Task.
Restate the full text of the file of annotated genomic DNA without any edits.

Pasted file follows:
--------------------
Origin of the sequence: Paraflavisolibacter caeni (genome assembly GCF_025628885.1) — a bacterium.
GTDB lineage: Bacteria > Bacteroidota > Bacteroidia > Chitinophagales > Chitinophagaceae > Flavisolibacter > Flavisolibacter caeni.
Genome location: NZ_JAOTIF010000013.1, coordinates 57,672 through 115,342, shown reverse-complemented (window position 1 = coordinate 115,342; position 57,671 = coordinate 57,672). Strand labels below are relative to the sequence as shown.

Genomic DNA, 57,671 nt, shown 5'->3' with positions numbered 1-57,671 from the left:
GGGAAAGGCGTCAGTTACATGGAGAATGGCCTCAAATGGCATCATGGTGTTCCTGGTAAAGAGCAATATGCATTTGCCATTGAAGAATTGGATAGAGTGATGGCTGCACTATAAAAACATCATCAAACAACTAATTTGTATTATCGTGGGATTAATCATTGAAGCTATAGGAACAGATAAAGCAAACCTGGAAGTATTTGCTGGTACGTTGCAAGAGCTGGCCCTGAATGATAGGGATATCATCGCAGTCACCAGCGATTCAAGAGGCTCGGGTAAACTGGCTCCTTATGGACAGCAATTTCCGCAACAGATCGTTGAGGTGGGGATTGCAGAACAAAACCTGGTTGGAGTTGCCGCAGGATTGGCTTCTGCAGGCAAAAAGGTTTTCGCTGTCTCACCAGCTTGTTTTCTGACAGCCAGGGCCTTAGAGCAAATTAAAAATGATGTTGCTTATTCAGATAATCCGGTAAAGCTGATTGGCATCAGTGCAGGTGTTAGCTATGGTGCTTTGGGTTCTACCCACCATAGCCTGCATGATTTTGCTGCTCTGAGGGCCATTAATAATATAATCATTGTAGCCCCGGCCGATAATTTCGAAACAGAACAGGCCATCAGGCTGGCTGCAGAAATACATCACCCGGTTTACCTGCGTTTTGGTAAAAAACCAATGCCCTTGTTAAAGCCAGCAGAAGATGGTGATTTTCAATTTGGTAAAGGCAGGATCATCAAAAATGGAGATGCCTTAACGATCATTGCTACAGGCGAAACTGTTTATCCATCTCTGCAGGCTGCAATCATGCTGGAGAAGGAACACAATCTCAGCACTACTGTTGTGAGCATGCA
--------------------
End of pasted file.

Origin of the sequence: Paraflavisolibacter caeni (genome assembly GCF_025628885.1) — a bacterium.
GTDB lineage: Bacteria > Bacteroidota > Bacteroidia > Chitinophagales > Chitinophagaceae > Flavisolibacter > Flavisolibacter caeni.
Genome location: NZ_JAOTIF010000013.1, coordinates 57,672 through 115,342, shown reverse-complemented (window position 1 = coordinate 115,342; position 57,671 = coordinate 57,672). Strand labels below are relative to the sequence as shown.

Genomic DNA, 57,671 nt, shown 5'->3' with positions numbered 1-57,671 from the left:
GGGAAAGGCGTCAGTTACATGGAGAATGGCCTCAAATGGCATCATGGTGTTCCTGGTAAAGAGCAATATGCATTTGCCATTGAAGAATTGGATAGAGTGATGGCTGCACTATAAAAACATCATCAAACAACTAATTTGTATTATCGTGGGATTAATCATTGAAGCTATAGGAACAGATAAAGCAAACCTGGAAGTATTTGCTGGTACGTTGCAAGAGCTGGCCCTGAATGATAGGGATATCATCGCAGTCACCAGCGATTCAAGAGGCTCGGGTAAACTGGCTCCTTATGGACAGCAATTTCCGCAACAGATCGTTGAGGTGGGGATTGCAGAACAAAACCTGGTTGGAGTTGCCGCAGGATTGGCTTCTGCAGGCAAAAAGGTTTTCGCTGTCTCACCAGCTTGTTTTCTGACAGCCAGGGCCTTAGAGCAAATTAAAAATGATGTTGCTTATTCAGATAATCCGGTAAAGCTGATTGGCATCAGTGCAGGTGTTAGCTATGGTGCTTTGGGTTCTACCCACCATAGCCTGCATGATTTTGCTGCTCTGAGGGCCATTAATAATATAATCATTGTAGCCCCGGCCGATAATTTCGAAACAGAACAGGCCATCAGGCTGGCTGCAGAAATACATCACCCGGTTTACCTGCGTTTTGGTAAAAAACCAATGCCCTTGTTAAAGCCAGCAGAAGATGGTGATTTTCAATTTGGTAAAGGCAGGATCATCAAAAATGGAGATGCCTTAACGATCATTGCTACAGGCGAAACTGTTTATCCATCTCTGCAGGCTGCAATCATGCTGGAGAAGGAACACAATCTCAGCACTACTGTTGTGAGCATGCA